We chose a small group of alumni and asked each one a question about their work. Their answers follow.
Leila Fajardo Giles JD'18
In the school’s Immigration Clinic, you helped a 16-year-old woman gain asylum. What led you to join the clinic and what was the case about?
My main role was preparing her for her asylum interview with the U.S. Citizenship and Immigration Services. I spent many hours helping her detail the severe abuse she suffered in her home country and preparing the legal argument for the case.
Fajardo Giles is an immigration law clerk at Barrales Law in Boston.
Jennifer Parent JD'95
Are there notable stories that stand out from your work with bar associations, either in New Hampshire or nationally?
Recently, one of many innovative National Conference of Bar Presidents’ programs included educating bar leaders about hackathons. The idea is to bring together lawyers and a diverse array of stakeholders to collaboratively work on tangible solutions to legal services problems. For example, the “Mansfield Rule” came out of a hackathon.
Editor's note: Law firms that pledge to follow the “Mansfield Rule,” modeled on the NFL’s Rooney Rule, require that at least 30 percent of the candidates for leadership and governance roles are women and minorities.
Deborah Marson JD'78
Iron Mountain regularly brings on Suffolk Law students for internships, and you’ve played a big role. What’s your take on mentorship?
I see a mentor providing meaningful advice about managing one’s career, defining goals, and helping move through work challenges. A lot of people at a company give advice on how to channel your skill set. They may tell you to “find a big project to highlight your skills.”
But sometimes advice isn’t enough. You need a sponsor to clear the way. A sponsor is willing to step off of the sidelines, spend some of her social capital, and take a risk to help someone move ahead.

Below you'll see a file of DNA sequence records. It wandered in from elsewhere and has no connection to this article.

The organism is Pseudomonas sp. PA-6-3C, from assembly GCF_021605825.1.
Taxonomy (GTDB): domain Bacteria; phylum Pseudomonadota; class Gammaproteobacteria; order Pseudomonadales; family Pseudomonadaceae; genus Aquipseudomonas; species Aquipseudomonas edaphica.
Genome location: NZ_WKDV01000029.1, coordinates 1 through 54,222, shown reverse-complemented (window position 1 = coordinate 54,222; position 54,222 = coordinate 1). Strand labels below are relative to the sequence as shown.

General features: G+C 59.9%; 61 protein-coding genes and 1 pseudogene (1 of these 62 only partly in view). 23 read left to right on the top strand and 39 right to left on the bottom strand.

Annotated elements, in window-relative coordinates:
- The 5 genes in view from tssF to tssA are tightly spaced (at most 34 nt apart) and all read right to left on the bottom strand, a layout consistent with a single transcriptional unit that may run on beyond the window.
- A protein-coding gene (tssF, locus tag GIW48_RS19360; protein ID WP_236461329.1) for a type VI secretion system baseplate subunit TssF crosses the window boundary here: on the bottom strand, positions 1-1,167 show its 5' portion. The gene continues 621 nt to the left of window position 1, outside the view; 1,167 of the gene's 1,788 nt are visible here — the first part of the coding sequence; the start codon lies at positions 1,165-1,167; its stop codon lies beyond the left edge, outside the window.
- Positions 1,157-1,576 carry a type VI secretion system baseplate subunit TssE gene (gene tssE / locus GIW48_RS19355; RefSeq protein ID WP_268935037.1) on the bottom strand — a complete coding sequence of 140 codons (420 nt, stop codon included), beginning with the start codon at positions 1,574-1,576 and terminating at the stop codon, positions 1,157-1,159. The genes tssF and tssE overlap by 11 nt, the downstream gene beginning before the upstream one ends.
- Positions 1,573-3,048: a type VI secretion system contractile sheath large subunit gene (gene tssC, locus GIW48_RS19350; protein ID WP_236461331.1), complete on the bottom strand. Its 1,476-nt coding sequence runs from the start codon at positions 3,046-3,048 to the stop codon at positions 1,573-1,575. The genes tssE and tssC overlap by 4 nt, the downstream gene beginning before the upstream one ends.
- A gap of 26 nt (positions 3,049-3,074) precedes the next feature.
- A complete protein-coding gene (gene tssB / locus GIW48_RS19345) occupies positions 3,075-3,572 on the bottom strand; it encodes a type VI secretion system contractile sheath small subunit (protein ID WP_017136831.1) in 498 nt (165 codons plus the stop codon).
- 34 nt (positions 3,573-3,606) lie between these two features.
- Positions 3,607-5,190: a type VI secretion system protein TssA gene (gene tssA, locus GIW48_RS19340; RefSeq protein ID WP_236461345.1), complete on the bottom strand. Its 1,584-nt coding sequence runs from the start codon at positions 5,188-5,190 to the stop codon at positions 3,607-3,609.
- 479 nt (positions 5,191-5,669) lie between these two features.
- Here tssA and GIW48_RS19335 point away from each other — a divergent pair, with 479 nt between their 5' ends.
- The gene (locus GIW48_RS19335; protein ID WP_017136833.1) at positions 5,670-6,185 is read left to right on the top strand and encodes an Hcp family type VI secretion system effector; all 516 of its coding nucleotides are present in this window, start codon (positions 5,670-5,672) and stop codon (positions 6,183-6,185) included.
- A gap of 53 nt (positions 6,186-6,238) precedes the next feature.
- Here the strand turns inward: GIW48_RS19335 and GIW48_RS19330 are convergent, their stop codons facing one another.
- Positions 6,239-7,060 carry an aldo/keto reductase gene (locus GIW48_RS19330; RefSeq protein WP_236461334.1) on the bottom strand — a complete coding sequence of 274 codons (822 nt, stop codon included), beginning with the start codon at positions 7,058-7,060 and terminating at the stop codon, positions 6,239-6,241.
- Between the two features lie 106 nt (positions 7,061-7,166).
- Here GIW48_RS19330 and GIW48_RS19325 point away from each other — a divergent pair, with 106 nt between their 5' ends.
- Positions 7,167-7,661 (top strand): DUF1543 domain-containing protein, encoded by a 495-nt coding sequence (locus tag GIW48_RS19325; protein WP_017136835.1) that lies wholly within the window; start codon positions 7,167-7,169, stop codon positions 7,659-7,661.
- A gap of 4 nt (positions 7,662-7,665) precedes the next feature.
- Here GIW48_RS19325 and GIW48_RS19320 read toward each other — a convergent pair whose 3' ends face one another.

If you have a good chemistry with a younger person or someone new to the field, someone who brings a combination of intellect, desire, leadership skills, and work ethic, you ought to consider taking on the more active role of sponsorship.
Marson is a member of the Dean’s Cabinet and served on the Suffolk University Board of Trustees for eight years. This fall, she received the Law School’s inaugural Marian Archer Trailblazer Award.
E. Macey Russell JD'83
As quoted in 7 Litigation Commentary & Rev. 75 (edited for brevity)
In December 2018, Russell was honored with the Boston Bar Association Voice of Change Award for advancing diversity and inclusion in the profession. He serves on Suffolk University’s Board of Trustees.
Jeffrey B. Rubin JD'98
My client, Wescley Pereira, is one of hundreds of thousands of immigrants who received notices to appear in immigration court for deportation proceedings that had no date, time, or place listed. Immigration rules state that immigrants’ deportation may be waived if they can prove that they have lived in the U.S. for 10 years without significant breaks in their stay and if they have been of good moral character. The clock on your stay—working toward that 10 years—stops once you receive a notice to appear.
The Supreme Court agreed with us that a notice devoid of detail shouldn’t stop the clock, and that has meant that thousands of immigrants nationwide now qualify for relief and possibly thousands more will have their cases outright dismissed. Many, if not most, have no criminal record and are supporting families that have U.S. citizens in them. In an otherwise dark time with mass deportation, this case has been a huge bright spot.
Kwabena Kyei-Aboagye, Jr. JD'09
One of the reasons you were selected to run Dwenase is your work on environmental projects there since the 2000s. Tell us about the projects and what you hope to accomplish.
One of the biggest challenges in the town is schistosomiasis, a disease second only to malaria in terms of its toll on human health, according to WHO. The disease causes anemia and malnutrition. Gold mining has polluted the river in the town, leaving large areas of the river stagnant and a breeding ground for disease. For many years, I have been working with engineering professors from the U.S. on studying the makeup of the water and identifying safe alternative spots where children can bathe. We've also been working on plans for returning the river to its natural flow, including reforestation along the banks.
One of my goals as chief is to move the people of the town away from the destruction of mining and instead encourage large-scale farming where we would grow cocoa crops and open a chocolate-producing factory.